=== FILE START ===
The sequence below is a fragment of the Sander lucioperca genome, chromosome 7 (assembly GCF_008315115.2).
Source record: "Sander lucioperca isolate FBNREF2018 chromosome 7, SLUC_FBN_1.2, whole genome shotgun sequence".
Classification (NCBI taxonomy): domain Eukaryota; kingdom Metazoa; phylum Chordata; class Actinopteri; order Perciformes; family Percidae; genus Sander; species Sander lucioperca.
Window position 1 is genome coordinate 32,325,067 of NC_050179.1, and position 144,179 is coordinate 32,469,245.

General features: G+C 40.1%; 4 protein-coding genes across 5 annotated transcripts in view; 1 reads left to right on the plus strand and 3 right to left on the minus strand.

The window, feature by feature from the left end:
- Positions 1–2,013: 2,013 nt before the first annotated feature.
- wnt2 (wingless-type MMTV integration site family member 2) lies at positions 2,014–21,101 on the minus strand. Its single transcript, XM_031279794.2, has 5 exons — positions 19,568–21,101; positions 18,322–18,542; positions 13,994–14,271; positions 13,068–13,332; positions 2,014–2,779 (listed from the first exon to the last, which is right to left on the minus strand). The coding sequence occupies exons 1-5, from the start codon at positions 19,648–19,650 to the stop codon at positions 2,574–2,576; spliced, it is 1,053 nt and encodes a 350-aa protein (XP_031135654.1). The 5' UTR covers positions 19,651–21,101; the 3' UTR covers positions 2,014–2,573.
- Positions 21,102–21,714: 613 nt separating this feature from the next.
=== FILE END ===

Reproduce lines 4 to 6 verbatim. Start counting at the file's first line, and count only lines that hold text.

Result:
Window position 1 is genome coordinate 32,325,067 of NC_050179.1, and position 144,179 is coordinate 32,469,245.

General features: G+C 40.1%; 4 protein-coding genes across 5 annotated transcripts in view; 1 reads left to right on the plus strand and 3 right to left on the minus strand.

The window, feature by feature from the left end: